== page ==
Many new pet owners are met with sticker shock when the reality of responsible pet care sets in. Caring for a pet is a serious commitment that comes at a serious price tag. While the love and affection pet lovers experience is priceless, your wallet may be in for a bigger hit than you expect.
According to The American Society for the Prevention of Cruelty to Animals® (ASPCA®), the baseline first year of care can run $3,221 for dogs and $1,904 for cats, and $1,391 to $1,149 respectively on a recurring annual basis.(1)
If you’re wondering how the cost of a four-legged friend could be so much, let’s take a look at a breakdown of some of the basics.
Pet Food Prices: The ASPCA estimates the annual cost of pet food at $225 for cats and $300 for dogs, though this is on the low side. Fresh premium pet food brands can run you as much per month as that low-end annual estimate. (2)
Pet Care Supplies, Toys & Treats: Pet care supply costs vary depending on the pet, and, you may need a wide range of items, as well as professional grooming, boarding, or training. (2)
Pet Medical Care: Medical care for pets can be pricey, and its cost can literally be a matter of life and death. The ASPCA estimates initial medical costs, including spaying and neutering, to range from $325-600. They put routine medical costs, such as vaccines and wellness visits, at $160 per year for cats and $225 for dogs. For preventive measures, such as heartworm, flea, and tick medicine, the cost is approximately $140 to $185. And emergency room visits, hospitalization, and advanced care can cost many thousands of dollars. (2)
Pet Insurance: Pet insurance may help defray the cost of veterinary bills and medical care, but of course, it comes with a cost, too. Rates range from about $6 to $155 per month, depending on your pet’s age, species, breed, pre-existing conditions, and location. Pet insurance can be a lifesaver and a budget protector, but be sure to read the fine print. (3)
Costs vs. Benefits of Pet Ownership
Factoring costs versus benefits when deciding whether or not to invest in a pet will not give you an easy answer. Some will say the love of a pet is priceless, while others will focus on the calculable price of caring for one as a counterargument. The bottom line is, if you think you will enjoy a pet, you need to determine if there is room in your finances for the expense. Healthy pets can live for decades, so it’s not a decision to take lightly.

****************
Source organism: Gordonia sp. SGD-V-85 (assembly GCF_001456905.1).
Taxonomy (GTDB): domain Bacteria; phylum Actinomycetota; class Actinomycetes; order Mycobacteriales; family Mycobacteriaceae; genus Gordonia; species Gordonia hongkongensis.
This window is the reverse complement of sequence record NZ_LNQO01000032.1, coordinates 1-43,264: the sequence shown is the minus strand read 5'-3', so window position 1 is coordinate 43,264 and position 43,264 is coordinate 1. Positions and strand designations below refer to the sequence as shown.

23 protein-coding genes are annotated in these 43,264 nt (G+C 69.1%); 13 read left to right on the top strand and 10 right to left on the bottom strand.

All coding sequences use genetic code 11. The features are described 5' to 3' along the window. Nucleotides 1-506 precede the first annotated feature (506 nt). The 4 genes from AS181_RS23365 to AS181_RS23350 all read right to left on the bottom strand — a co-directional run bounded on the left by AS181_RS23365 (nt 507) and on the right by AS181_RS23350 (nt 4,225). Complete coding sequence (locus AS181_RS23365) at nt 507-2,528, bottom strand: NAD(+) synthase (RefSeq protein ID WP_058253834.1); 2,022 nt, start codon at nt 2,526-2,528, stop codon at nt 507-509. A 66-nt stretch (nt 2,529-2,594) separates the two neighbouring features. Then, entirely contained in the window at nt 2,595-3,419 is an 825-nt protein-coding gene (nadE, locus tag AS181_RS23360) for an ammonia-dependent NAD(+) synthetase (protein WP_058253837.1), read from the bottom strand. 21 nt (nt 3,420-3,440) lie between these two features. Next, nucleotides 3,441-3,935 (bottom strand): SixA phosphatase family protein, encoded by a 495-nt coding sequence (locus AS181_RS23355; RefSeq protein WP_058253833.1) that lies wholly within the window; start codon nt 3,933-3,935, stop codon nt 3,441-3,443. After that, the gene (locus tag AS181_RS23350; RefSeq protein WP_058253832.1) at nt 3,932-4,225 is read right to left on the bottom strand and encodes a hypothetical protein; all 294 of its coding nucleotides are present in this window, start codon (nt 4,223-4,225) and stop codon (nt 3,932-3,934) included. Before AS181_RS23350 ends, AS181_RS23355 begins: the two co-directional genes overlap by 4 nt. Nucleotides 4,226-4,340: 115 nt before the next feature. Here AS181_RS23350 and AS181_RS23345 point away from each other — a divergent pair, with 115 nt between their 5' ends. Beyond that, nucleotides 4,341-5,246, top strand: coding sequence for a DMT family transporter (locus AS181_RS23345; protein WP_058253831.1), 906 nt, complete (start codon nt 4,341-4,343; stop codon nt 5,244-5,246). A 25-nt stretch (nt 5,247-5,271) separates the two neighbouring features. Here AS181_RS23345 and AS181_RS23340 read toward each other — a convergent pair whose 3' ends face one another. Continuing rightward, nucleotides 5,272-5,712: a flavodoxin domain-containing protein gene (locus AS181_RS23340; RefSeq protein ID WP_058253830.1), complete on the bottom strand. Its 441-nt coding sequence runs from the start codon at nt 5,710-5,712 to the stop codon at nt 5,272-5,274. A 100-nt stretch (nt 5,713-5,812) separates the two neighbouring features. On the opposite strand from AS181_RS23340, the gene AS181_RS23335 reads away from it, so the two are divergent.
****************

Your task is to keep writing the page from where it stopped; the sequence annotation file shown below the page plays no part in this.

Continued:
For more information on additional costs involved with owning a pet, visit https://betterpet.com/pet-cost-budgeting/. Sources:
(1) https://www.cnn.com/2020/02/20/health/benefits-of-having-a-pet-wellness/index.html (2) https://www.aspca.org/pet-care/general-pet-care/cutting-pet-care-costs (3) https://www.usnews.com/insurance/pet-insurance/how-much-does-pet-insurance-cost
Brendan is the Managing Director for Waymark Wealth Management. He has extensive experience in comprehensive wealth management. His focus includes retirement planning, behavioral finance, investment portfolio construction, education funding, insurance & risk management, taxes, charitable giving, and estate planning. Brendan has an ability to take clients' complex visions and distill them down to simple action plans, helping them move from where they are today to where they want to be tomorrow.
The opinions voiced in this material are for general information only and are not intended to provide specific advice or recommendations for any individual.
This material was prepared by Crystal Marketing Solutions, LLC, and does not necessarily represent the views of the presenting party, nor their affiliates. This information has been derived from sources believed to be accurate and is intended merely for educational purposes, not as advice.